Facebook’s very first foray into search was through a limited test and partnership with their investors, Microsoft, called, Facebook Instant Personalization. Facebook opened up all their public content to be indexed by Bing, who created a fairly interesting use case for it, as did Blekko, whom also hacked together their own tool so that you could search “liked” content in your network.

But both barely made an impact on the market because such a small fraction of Facebook’s data was actually public – and, more importantly, social data doesn’t necessarily improve search engines (and can actually complicate it). Even on product launch, Bing found that their own algorithm did not find the content that you or your friends “liked” to be the best answer to the search query at hand. As I wrote then, for Search Engine Watch,”Bing says that the algorithm didn’t determine the ‘liked’ result to be most relevant to the query. In fact the display of ‘liked’ results operates more like an FYI, or footnote, to users.”

Blekko’s take on the relevance of social data to search was that the act of clicking the like button was a form of content curation. Expanding on the same concept, Bing said the implication was that some of the friends or users in your network may naturally be topic experts in their own right. Thus the footnote type result could serve some purpose in certain types of searches. For instance, someone looking to buy a tropical fish tank, might unwittingly discover that a social connection in their network is an expert on this topic and has shared or recommended their own resources, previously. In a social data enabled search result, the links that they shared would surface in their search result – which could be a productive influence on your purchase decisions (and search activity).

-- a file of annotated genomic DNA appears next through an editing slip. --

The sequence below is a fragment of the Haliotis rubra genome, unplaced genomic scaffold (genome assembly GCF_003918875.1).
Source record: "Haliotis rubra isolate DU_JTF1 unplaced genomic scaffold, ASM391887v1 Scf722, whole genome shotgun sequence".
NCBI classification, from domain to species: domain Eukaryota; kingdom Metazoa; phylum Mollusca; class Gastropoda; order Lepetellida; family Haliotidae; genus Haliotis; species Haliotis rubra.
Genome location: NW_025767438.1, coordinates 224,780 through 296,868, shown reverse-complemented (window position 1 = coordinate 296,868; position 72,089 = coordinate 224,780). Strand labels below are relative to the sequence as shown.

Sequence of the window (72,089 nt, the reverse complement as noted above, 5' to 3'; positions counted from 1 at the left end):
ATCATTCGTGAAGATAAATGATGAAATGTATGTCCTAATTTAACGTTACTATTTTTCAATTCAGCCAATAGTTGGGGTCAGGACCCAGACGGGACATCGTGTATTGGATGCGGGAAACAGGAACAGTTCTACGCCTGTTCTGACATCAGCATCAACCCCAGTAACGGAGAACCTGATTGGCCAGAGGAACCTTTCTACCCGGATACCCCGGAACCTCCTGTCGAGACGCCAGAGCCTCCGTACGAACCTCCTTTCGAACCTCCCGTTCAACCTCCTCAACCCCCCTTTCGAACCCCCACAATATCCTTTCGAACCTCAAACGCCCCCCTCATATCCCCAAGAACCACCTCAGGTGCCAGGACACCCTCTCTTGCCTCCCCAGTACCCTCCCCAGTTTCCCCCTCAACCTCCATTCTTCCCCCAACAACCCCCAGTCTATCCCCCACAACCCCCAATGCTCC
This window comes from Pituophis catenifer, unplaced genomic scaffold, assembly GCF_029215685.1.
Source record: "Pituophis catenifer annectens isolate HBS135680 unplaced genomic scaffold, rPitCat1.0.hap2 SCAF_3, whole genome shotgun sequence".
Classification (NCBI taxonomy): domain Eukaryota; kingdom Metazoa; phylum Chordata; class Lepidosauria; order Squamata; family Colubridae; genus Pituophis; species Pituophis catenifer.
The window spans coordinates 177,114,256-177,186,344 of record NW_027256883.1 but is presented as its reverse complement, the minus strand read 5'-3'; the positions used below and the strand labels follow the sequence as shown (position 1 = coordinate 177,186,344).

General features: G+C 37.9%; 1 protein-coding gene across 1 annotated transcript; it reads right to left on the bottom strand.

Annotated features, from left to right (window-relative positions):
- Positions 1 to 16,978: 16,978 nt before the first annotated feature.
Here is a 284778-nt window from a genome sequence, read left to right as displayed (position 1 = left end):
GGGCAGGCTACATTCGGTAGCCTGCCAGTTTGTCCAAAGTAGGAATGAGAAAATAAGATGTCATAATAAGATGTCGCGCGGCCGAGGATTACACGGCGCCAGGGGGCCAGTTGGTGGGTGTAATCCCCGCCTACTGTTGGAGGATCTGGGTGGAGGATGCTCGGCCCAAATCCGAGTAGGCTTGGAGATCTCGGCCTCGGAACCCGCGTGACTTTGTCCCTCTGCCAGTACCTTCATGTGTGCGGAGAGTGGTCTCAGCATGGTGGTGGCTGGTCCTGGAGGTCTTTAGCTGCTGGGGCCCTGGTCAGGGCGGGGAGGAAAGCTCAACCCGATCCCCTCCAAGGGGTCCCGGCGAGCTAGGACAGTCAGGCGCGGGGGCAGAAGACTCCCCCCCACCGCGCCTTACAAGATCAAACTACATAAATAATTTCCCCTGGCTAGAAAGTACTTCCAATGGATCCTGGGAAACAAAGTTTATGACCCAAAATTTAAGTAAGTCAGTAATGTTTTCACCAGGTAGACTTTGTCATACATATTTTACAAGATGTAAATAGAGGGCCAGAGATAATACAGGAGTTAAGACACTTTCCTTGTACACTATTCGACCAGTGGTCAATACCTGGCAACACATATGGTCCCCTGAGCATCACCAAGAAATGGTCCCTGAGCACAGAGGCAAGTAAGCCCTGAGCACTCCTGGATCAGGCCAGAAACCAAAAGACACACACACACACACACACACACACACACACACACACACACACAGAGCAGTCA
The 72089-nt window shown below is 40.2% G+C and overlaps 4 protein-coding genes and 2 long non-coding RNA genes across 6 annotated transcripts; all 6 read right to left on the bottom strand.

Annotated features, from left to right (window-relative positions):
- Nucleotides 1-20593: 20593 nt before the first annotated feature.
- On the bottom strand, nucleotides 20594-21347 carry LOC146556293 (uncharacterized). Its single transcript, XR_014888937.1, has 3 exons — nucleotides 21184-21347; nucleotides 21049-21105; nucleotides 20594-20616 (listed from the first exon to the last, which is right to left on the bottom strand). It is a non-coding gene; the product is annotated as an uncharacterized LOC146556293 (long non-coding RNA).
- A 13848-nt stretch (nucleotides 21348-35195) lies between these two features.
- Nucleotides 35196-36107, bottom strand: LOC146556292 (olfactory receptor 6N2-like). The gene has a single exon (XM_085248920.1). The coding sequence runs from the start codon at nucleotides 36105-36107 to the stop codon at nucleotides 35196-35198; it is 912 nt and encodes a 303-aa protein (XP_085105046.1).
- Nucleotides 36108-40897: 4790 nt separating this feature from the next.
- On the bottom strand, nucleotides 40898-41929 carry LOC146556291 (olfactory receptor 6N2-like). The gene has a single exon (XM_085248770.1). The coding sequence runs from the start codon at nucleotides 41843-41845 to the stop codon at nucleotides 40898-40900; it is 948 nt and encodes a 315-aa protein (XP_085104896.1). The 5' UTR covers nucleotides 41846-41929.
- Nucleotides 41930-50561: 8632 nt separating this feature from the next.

This recent craze picture, Spotting the Panda by Dudolf, is an apt analogy for the difficulty of making sense of social data. A lot of it looks the same and lacks external contextual data to differentiate each piece. That's why even Google haven't really crack the problem either.

This recent craze picture, Spotting the Panda by Dudolf, is an apt analogy for the difficulty of making sense of social data. A lot of it looks the same and lacks external contextual data to differentiate each piece. That’s why even Google has yet to really crack the problem.

Beyond Curation: Social Search as Weather Vane